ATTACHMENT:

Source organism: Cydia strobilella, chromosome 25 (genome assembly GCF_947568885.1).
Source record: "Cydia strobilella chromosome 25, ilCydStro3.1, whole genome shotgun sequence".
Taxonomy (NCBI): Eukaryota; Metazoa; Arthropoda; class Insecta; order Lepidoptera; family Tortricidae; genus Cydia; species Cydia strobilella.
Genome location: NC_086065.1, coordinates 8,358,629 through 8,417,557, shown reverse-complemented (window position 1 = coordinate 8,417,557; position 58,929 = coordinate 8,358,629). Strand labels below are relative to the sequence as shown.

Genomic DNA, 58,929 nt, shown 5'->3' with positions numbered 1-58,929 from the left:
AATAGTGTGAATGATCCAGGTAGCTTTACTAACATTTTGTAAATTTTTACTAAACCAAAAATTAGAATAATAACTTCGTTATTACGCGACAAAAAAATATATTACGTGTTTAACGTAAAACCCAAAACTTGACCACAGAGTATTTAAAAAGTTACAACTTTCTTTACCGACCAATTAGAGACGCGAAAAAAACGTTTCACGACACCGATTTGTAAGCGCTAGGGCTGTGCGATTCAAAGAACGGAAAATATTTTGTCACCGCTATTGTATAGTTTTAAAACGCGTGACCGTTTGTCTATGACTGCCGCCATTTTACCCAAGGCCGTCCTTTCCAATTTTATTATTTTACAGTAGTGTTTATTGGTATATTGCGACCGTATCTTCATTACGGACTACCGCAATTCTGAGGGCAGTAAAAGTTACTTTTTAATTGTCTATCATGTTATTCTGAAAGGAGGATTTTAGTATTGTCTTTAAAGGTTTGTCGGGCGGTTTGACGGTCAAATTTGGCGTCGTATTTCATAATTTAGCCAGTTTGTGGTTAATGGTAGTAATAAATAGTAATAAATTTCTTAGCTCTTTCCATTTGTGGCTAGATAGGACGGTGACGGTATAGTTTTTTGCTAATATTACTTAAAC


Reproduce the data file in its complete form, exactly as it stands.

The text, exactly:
Source organism: Cydia strobilella, chromosome 25 (genome assembly GCF_947568885.1).
Source record: "Cydia strobilella chromosome 25, ilCydStro3.1, whole genome shotgun sequence".
Taxonomy (NCBI): Eukaryota; Metazoa; Arthropoda; class Insecta; order Lepidoptera; family Tortricidae; genus Cydia; species Cydia strobilella.
Genome location: NC_086065.1, coordinates 8,358,629 through 8,417,557, shown reverse-complemented (window position 1 = coordinate 8,417,557; position 58,929 = coordinate 8,358,629). Strand labels below are relative to the sequence as shown.

Genomic DNA, 58,929 nt, shown 5'->3' with positions numbered 1-58,929 from the left:
AATAGTGTGAATGATCCAGGTAGCTTTACTAACATTTTGTAAATTTTTACTAAACCAAAAATTAGAATAATAACTTCGTTATTACGCGACAAAAAAATATATTACGTGTTTAACGTAAAACCCAAAACTTGACCACAGAGTATTTAAAAAGTTACAACTTTCTTTACCGACCAATTAGAGACGCGAAAAAAACGTTTCACGACACCGATTTGTAAGCGCTAGGGCTGTGCGATTCAAAGAACGGAAAATATTTTGTCACCGCTATTGTATAGTTTTAAAACGCGTGACCGTTTGTCTATGACTGCCGCCATTTTACCCAAGGCCGTCCTTTCCAATTTTATTATTTTACAGTAGTGTTTATTGGTATATTGCGACCGTATCTTCATTACGGACTACCGCAATTCTGAGGGCAGTAAAAGTTACTTTTTAATTGTCTATCATGTTATTCTGAAAGGAGGATTTTAGTATTGTCTTTAAAGGTTTGTCGGGCGGTTTGACGGTCAAATTTGGCGTCGTATTTCATAATTTAGCCAGTTTGTGGTTAATGGTAGTAATAAATAGTAATAAATTTCTTAGCTCTTTCCATTTGTGGCTAGATAGGACGGTGACGGTATAGTTTTTTGCTAATATTACTTAAAC